Since Google requires an image for AMP pages, I think a generic image is better than no image at all. I wouldn’t recommend this for non-AMP pages unless Google extends the requirement to them in the future.

  2. Ana A says

    Hi Bill,

    Thanks for the great code snippets on your website, bookmarked! It works out well.

    Is it possible to use a custom image with URL, without using the logo image in Yoast settings?

    We tried to create the following code, but it does not seem to work as expected. Can you help?

    /**
    * Change the default featured image
    * Yoast article schema #primaryimage
    */

    function change_article_primaryimage( $data ) {
    $image_url = ‘https://URL-to-1200px.png’;

    $context = new WPSEO_Schema_Context();
    $data[‘@id’] = $context->canonical . WPSEO_Schema_IDs::PRIMARY_IMAGE_HASH;
    $image_id = $data[‘@id’];

    $schema_image = new WPSEO_Schema_Image($image_id);
    $data[‘image’] = $schema_image->generate_from_url($image_url);

    return $data;
    }
    add_filter( ‘wpseo_schema_article’, ‘change_article_primaryimage’ );

    Thanks in advance,
    Ana

    • Bill Erickson says

      You might try reaching out to Yoast SEO support for guidance here. I haven’t tried using an image not already in the schema.

      Please follow up here once you find the solution. Thanks

  3. Jackie D'Elia says

    Thanks, Bill. This solves the immediate issue while I go through and update my posts with AMP sized featured images.

  4. Tim says

    Hi this post is helpful. I am going to have to update my featured images. I had a few questions if you don’t mind. Most of my featured images (which are also the blog header images) are 600 x 450 pixels. So it sounds like I will need to now change them to 1200 pixels for width. Do you upload an image at 1200 px width and then use wordpress to shrink them to a smaller size to place in your blog post? Or do you upload multiple images at different sizes like one for featured image and one for putting in the post?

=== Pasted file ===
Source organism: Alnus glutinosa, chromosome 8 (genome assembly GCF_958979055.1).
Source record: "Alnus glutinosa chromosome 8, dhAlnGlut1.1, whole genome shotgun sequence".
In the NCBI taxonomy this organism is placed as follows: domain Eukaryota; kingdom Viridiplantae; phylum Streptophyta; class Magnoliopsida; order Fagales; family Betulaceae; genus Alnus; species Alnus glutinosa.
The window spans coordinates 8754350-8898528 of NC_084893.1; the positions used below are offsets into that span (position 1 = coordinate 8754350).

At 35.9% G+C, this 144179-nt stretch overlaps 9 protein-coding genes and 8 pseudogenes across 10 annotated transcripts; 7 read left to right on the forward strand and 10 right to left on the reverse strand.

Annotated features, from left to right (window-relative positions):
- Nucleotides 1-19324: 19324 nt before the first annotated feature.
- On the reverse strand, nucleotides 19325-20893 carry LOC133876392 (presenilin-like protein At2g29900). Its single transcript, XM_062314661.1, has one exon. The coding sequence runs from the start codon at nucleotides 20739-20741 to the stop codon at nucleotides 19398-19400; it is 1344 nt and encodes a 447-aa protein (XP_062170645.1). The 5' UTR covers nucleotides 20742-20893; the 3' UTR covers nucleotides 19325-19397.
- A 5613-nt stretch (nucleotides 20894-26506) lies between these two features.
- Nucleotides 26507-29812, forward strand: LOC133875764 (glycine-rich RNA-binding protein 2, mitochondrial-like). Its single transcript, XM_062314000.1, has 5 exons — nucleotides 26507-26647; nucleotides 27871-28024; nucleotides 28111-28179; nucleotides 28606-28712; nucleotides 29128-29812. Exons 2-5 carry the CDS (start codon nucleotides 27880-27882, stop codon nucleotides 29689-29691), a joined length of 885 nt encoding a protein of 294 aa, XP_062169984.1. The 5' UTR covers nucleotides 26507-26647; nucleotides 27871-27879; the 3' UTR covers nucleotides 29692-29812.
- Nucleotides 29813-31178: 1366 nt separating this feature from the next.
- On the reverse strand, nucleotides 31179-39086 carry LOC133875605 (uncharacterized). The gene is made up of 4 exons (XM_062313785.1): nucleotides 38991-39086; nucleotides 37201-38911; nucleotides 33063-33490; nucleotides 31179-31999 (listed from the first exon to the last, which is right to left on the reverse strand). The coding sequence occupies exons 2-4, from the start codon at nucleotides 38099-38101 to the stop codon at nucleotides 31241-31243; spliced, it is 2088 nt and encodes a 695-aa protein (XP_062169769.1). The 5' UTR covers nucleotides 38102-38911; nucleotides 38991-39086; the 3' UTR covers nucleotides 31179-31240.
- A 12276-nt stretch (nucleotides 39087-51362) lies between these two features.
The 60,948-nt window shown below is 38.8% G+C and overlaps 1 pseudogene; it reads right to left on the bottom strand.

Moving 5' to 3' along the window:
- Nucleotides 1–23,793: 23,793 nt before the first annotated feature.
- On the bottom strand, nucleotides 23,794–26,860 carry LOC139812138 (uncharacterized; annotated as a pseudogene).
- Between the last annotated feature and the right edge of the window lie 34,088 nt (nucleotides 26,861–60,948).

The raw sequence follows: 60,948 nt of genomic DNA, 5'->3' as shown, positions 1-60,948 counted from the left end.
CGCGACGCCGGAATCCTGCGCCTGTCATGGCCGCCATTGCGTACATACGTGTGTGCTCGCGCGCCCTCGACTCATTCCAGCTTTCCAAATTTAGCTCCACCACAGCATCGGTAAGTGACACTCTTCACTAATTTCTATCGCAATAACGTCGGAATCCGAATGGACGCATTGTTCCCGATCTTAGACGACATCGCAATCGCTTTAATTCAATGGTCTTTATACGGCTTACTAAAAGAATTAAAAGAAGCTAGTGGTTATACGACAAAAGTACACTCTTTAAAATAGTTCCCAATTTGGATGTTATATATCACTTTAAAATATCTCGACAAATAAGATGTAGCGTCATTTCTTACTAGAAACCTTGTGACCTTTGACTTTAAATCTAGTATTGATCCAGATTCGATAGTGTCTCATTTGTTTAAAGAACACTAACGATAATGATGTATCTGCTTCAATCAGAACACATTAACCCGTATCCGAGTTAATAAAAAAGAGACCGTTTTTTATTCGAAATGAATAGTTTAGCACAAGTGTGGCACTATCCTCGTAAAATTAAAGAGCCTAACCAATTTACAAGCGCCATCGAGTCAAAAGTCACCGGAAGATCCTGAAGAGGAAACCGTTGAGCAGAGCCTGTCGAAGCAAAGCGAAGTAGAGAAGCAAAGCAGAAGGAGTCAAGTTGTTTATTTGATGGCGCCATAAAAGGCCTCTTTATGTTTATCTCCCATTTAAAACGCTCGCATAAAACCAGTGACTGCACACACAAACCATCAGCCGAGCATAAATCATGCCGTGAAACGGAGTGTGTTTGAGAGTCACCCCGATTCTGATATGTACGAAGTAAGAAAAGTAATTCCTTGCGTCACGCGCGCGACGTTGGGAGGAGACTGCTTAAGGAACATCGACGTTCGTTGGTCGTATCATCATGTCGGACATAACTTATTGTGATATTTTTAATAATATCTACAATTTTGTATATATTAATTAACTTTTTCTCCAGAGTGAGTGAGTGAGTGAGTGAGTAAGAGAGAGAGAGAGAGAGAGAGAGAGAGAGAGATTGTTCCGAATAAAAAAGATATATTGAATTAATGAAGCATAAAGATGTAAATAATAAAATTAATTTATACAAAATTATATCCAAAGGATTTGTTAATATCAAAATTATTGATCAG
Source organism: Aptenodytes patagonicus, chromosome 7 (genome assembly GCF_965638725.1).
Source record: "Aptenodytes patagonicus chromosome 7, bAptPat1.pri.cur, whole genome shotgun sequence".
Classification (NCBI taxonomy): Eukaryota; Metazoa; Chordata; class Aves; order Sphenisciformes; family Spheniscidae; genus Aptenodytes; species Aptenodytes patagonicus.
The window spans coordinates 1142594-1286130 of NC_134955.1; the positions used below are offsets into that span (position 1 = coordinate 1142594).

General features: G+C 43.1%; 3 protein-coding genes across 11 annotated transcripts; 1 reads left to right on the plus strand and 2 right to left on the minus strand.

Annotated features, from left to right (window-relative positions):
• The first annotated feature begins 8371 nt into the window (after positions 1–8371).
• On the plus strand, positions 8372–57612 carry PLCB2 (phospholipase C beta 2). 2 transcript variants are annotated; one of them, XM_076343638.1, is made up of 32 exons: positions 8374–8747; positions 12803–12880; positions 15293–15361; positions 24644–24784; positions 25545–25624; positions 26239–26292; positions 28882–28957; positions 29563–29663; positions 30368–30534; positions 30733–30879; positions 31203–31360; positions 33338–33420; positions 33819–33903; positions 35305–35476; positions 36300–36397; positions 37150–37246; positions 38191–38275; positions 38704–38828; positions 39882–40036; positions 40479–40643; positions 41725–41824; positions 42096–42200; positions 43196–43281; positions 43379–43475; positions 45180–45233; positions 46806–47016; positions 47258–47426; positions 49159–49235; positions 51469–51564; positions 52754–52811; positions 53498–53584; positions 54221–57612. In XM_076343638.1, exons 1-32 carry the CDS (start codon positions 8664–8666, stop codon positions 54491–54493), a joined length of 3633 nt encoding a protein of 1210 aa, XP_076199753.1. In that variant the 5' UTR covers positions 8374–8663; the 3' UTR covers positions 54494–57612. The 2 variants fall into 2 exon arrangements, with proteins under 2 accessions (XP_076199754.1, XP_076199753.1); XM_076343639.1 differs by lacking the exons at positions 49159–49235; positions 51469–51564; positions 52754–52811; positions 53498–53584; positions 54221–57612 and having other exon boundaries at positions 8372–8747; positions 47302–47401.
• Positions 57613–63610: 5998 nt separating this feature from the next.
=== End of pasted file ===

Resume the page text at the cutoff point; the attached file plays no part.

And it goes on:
Also wouldn’t this now make my blog posts take up more memory with bigger image file sizes or do the image sizes get shrunk automatically by WordPress when you adjust them downward in size?

    Thanks for any help you can provide.

    • Bill Erickson says

      That’s a great question. I’m actually in the process of writing a post on what image size should you upload.

      The short answer is: try to always upload images that are 1200px or wider. On the sites we build, we set the “Large” size (in Settings > Media) to 1200×0, so it scales uploads down to 1200px wide and leaves the height unconstrained. We tell our clients to insert the large image into the post, so all your post images should be 1200px wide.

      WordPress images include a “source set” (scrset), which is a list of smaller versions of the same image at the same aspect ratio. The browser can then select the appropriate image to load based on the display size and the device’s pixel density. Let’s say your content area is 768px wide, your large image size is 1200px wide, and the medium_large image size is 768px wide (this is automatically generated by WordPress for you). When you insert the 1200px wide image into the post: